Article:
Voices are muffled. Some responses need to be repeated.
Everything moves methodically and to me is more fascinating than boring. It’s a people-watching thing with everybody in masks.
The process now becomes standard. The COVID-19 situation does not really come into play – except that it exists.
Questions are along the line of have you read about the case? (the charge being attempted homicide)… do you know the attorneys, the witnesses (which are read aloud), anybody on the panel of potential jurors? We are reminded that the goal is to find a fair and impartial jury.
A few potential jurors’ responses lead them to being excused, with another person from the larger pool taking his or her seat.
But excusing does not come easily. When one person tries to beg off serving, the judge sternly says, “I need jurors.”
I have some yes answers.
One is inconsequential. Do you know anybody on the panel? “Brett Crabb. He’s an artist, and he drew the cover of my latest book.”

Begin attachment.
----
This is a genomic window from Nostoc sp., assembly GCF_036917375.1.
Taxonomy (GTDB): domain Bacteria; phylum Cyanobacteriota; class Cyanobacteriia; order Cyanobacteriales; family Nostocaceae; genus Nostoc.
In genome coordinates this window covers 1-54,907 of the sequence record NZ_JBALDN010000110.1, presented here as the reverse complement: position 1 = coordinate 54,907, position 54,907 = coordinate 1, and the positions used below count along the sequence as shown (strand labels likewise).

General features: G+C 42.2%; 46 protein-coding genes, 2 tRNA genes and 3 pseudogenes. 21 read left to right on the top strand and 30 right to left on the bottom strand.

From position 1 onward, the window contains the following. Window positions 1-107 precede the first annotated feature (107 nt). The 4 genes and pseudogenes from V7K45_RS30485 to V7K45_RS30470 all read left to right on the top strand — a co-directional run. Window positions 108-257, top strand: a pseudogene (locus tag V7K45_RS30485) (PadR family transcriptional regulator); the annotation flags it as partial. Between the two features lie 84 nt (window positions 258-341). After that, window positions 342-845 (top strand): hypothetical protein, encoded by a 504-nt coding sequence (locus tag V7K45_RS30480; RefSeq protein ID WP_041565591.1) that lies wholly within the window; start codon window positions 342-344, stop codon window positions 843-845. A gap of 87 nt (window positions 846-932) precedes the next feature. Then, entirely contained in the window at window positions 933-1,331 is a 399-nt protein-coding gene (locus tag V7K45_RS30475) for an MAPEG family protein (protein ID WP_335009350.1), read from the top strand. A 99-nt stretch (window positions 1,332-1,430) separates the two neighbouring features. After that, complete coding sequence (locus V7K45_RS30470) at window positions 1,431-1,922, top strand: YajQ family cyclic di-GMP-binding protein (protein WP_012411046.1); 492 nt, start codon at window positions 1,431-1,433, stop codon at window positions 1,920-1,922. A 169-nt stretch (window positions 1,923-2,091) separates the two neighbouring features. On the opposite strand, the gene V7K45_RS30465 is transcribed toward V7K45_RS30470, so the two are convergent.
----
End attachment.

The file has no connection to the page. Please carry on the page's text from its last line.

In the end, I am not selected to be among the 14 jurors to report the next day to the Brown County Courthouse for the trial.
Questions that brought up a situation in my family history I think created concern among one attorney or other.
A person in the original pool who recognized me joked afterward that I’ve probably seen enough theater.
So my picking-a-jury-in-a-pandemic story ends there.
But it still reveals challenging lengths that are gone through for one trial in one city in one state out of the necessity of guaranteeing the right of a jury trial to all Americans.